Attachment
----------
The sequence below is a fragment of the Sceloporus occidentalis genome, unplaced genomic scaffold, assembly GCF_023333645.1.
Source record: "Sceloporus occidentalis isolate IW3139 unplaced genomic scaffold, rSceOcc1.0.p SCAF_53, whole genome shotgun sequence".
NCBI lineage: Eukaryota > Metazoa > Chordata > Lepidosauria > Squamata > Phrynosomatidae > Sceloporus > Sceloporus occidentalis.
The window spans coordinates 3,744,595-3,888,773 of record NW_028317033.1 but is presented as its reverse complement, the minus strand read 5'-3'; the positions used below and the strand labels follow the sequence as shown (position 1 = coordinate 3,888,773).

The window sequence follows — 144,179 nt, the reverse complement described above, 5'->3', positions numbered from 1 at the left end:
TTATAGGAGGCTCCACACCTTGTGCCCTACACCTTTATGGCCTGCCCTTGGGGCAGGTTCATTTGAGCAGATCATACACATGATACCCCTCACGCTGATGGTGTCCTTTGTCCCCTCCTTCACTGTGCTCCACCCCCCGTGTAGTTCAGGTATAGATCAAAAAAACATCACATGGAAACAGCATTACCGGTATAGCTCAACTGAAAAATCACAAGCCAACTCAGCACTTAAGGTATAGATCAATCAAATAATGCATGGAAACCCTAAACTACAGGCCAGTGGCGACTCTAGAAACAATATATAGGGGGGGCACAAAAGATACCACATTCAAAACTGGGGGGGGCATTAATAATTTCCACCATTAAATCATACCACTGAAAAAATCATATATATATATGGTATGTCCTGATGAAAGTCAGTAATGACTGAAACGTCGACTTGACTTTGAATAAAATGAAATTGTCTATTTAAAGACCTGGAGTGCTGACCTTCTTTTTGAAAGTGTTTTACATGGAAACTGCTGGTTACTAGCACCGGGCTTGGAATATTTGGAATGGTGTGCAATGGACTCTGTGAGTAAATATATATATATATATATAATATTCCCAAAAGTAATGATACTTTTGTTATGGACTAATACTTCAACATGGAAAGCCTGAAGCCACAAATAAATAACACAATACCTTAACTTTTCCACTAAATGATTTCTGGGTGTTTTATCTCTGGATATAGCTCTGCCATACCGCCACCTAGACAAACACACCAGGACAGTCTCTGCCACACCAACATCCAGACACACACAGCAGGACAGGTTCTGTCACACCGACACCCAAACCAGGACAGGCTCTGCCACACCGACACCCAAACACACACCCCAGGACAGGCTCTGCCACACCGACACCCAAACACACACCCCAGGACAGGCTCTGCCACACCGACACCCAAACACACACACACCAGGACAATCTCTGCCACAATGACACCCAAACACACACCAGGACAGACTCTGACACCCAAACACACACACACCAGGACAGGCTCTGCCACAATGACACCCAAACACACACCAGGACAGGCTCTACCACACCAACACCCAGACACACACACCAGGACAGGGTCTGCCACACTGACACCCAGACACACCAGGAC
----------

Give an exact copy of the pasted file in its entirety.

The sequence below is a fragment of the Sceloporus occidentalis genome, unplaced genomic scaffold, assembly GCF_023333645.1.
Source record: "Sceloporus occidentalis isolate IW3139 unplaced genomic scaffold, rSceOcc1.0.p SCAF_53, whole genome shotgun sequence".
NCBI lineage: Eukaryota > Metazoa > Chordata > Lepidosauria > Squamata > Phrynosomatidae > Sceloporus > Sceloporus occidentalis.
The window spans coordinates 3,744,595-3,888,773 of record NW_028317033.1 but is presented as its reverse complement, the minus strand read 5'-3'; the positions used below and the strand labels follow the sequence as shown (position 1 = coordinate 3,888,773).

The window sequence follows — 144,179 nt, the reverse complement described above, 5'->3', positions numbered from 1 at the left end:
TTATAGGAGGCTCCACACCTTGTGCCCTACACCTTTATGGCCTGCCCTTGGGGCAGGTTCATTTGAGCAGATCATACACATGATACCCCTCACGCTGATGGTGTCCTTTGTCCCCTCCTTCACTGTGCTCCACCCCCCGTGTAGTTCAGGTATAGATCAAAAAAACATCACATGGAAACAGCATTACCGGTATAGCTCAACTGAAAAATCACAAGCCAACTCAGCACTTAAGGTATAGATCAATCAAATAATGCATGGAAACCCTAAACTACAGGCCAGTGGCGACTCTAGAAACAATATATAGGGGGGGCACAAAAGATACCACATTCAAAACTGGGGGGGGCATTAATAATTTCCACCATTAAATCATACCACTGAAAAAATCATATATATATATGGTATGTCCTGATGAAAGTCAGTAATGACTGAAACGTCGACTTGACTTTGAATAAAATGAAATTGTCTATTTAAAGACCTGGAGTGCTGACCTTCTTTTTGAAAGTGTTTTACATGGAAACTGCTGGTTACTAGCACCGGGCTTGGAATATTTGGAATGGTGTGCAATGGACTCTGTGAGTAAATATATATATATATATATAATATTCCCAAAAGTAATGATACTTTTGTTATGGACTAATACTTCAACATGGAAAGCCTGAAGCCACAAATAAATAACACAATACCTTAACTTTTCCACTAAATGATTTCTGGGTGTTTTATCTCTGGATATAGCTCTGCCATACCGCCACCTAGACAAACACACCAGGACAGTCTCTGCCACACCAACATCCAGACACACACAGCAGGACAGGTTCTGTCACACCGACACCCAAACCAGGACAGGCTCTGCCACACCGACACCCAAACACACACCCCAGGACAGGCTCTGCCACACCGACACCCAAACACACACCCCAGGACAGGCTCTGCCACACCGACACCCAAACACACACACACCAGGACAATCTCTGCCACAATGACACCCAAACACACACCAGGACAGACTCTGACACCCAAACACACACACACCAGGACAGGCTCTGCCACAATGACACCCAAACACACACCAGGACAGGCTCTACCACACCAACACCCAGACACACACACCAGGACAGGGTCTGCCACACTGACACCCAGACACACCAGGAC